Lucabe co-owners Tyler and Alissa Hodge coordinated with the Nashville, Indiana-based architecture studio Daugherty Design Plus for a substantial remodeling of the iconic glazed brick building’s interior, giving it new life as a coffee shop while also restoring and highlighting many of the original interior details.
Inside the roughly 3,000-square-foot retail space, a cubicle farm was cleared out to make way for new plumbing and electrical lines to support a new quartz service counter. Carpets and glue were cleared off the floors to reveal an original alternating stone tile pattern.
Greys, black and natural wood surfaces now accentuate the sense of modern sophistication, while the original bank vault has been both converted to contain some of life’s most precious treasures.
“We kept a lot of the unique elements of the vault for decor purposes, but repurposed it into the kids area,” Tyler Hodge told Daily Coffee News.
The original Lucabe location in downtown Columbus features a play area with a variety of coffee-themed toys, whereas the new shop of course offers a bank-themed play area.
Said Hodge, “We set out to design a family-friendly coffee shop where the kids feel just just as welcome as the adults do.”
Weese, a famous Chicago modernist architect who also gained renown for historic preservation and modern railway design, designed numerous buildings in Columbus in the 1950s and 60s. The building now inhabited by Lucabe turned 60 this year.
What was originally a lane for cars has been converted into a patio seating area. However, a separate drive-through coffee station has been built into one of the building’s four castle-like crenellated towers.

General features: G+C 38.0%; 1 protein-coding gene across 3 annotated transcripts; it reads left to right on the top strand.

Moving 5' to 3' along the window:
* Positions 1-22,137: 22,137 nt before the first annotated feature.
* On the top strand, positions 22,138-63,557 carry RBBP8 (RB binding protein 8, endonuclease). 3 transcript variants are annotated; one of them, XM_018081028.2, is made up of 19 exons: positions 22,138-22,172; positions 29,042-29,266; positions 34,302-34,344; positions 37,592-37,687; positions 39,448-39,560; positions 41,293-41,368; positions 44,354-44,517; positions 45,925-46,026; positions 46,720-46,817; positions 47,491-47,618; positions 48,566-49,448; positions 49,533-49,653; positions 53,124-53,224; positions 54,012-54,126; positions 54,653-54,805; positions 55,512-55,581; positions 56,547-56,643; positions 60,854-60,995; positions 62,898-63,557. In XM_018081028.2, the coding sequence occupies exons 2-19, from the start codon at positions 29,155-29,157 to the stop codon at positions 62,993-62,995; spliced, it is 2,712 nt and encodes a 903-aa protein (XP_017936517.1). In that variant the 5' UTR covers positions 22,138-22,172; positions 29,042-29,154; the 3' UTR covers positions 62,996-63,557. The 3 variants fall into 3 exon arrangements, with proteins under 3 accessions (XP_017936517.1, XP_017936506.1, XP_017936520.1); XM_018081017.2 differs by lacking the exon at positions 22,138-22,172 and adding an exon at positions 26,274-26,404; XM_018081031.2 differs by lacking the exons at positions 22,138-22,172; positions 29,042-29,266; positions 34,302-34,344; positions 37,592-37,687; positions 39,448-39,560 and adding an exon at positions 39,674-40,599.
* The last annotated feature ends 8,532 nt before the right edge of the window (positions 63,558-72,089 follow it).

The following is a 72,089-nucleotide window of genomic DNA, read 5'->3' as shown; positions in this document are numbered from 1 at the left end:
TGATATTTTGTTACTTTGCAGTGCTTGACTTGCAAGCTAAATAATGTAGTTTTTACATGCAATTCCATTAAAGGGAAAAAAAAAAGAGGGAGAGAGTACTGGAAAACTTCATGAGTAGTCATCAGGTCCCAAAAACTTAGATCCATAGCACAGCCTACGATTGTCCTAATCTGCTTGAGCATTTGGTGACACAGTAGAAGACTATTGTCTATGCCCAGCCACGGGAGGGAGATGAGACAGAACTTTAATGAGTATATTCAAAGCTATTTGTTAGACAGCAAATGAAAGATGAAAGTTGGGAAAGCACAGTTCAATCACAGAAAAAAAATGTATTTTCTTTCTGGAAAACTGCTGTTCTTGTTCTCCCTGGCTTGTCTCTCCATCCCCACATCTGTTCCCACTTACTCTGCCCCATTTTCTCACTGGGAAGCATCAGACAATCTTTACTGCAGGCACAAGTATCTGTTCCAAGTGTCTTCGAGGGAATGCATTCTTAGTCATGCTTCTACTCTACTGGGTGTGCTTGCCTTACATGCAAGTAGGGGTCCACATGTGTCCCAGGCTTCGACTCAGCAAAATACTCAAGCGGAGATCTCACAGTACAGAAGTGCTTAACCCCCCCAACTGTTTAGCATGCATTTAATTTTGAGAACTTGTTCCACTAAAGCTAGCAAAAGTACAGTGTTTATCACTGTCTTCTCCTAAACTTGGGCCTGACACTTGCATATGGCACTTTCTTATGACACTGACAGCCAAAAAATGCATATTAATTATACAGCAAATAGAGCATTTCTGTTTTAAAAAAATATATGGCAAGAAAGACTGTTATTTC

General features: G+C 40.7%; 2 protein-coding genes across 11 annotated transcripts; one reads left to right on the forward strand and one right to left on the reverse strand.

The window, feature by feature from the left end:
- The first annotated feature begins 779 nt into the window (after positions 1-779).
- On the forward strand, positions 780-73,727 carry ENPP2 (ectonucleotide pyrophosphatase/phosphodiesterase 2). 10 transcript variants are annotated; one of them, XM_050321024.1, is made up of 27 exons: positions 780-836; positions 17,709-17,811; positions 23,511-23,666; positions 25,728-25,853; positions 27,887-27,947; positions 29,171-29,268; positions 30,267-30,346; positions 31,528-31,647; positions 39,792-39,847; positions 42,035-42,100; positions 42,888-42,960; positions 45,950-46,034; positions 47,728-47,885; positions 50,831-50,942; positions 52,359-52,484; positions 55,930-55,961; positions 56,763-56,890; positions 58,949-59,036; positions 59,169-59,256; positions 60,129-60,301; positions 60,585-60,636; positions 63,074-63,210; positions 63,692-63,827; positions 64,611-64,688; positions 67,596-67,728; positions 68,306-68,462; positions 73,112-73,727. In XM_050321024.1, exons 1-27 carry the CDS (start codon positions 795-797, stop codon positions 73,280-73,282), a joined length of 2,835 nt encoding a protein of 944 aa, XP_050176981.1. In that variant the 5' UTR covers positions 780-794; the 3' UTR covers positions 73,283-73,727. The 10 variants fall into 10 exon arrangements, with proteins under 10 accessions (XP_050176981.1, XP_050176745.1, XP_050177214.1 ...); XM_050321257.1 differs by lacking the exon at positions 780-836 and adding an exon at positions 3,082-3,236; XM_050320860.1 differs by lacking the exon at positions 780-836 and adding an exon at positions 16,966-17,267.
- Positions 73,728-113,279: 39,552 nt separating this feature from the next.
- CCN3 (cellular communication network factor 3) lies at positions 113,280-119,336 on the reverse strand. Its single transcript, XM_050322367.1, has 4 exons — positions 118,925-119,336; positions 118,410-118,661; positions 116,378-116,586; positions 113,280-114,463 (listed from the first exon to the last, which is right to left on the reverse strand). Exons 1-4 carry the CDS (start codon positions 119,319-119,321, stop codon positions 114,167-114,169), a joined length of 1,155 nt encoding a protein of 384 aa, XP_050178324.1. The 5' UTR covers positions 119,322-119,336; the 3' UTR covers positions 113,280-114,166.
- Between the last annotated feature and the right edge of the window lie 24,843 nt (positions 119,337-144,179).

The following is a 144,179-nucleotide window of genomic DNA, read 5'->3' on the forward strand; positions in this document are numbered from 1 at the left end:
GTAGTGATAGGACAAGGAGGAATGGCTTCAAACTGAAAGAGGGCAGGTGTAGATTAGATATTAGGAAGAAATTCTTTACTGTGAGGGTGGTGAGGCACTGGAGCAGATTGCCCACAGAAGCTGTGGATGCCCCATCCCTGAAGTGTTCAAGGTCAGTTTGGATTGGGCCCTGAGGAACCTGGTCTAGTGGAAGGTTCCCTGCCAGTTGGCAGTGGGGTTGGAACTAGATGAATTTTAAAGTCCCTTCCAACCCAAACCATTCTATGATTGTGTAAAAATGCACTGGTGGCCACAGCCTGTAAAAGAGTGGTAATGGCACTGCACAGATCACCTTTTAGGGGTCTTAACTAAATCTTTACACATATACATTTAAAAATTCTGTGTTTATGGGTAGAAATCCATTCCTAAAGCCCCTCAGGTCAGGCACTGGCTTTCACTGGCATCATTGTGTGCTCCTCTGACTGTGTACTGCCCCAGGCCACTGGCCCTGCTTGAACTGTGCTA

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In the building’s banking days, each tower housed live tellers and a system of pneumatic tubes. Lucabe repurposed three of the towers into storage spaces while through the drive-through window of the fourth, a barista gently delivers the goods.
“We couldn’t shoot coffee out of a tube, as much as we wanted to,” Hodge told DCN. “A lot of thought and intention was put into how we actually serve coffee out of that, and the adaptive reuse of that tower.”
A 3-group Synesso MVP espresso machine on the “back bar” powers the fast pace of the drive through during peak times, while a La Marzocco Linea AV serves as the shop’s primary engine. Coffees for both shops, including its house blend, single-origin coffees and beans packed in Lucabe branded retail bags are roasted by Louisville, Kentucky-based Sunergos Coffee.
“We’ve become one of their biggest customers, and it’s a great relationship,” said Hodge. “They provide really great coffee and that allows us to focus on what we do well. We may get into roasting at some point, but at this point, creating great experiences is really what we’re all about.”
[Editor’s Note: This story has been updated. A previous version incorrectly identified Daugherty Design as design partner.]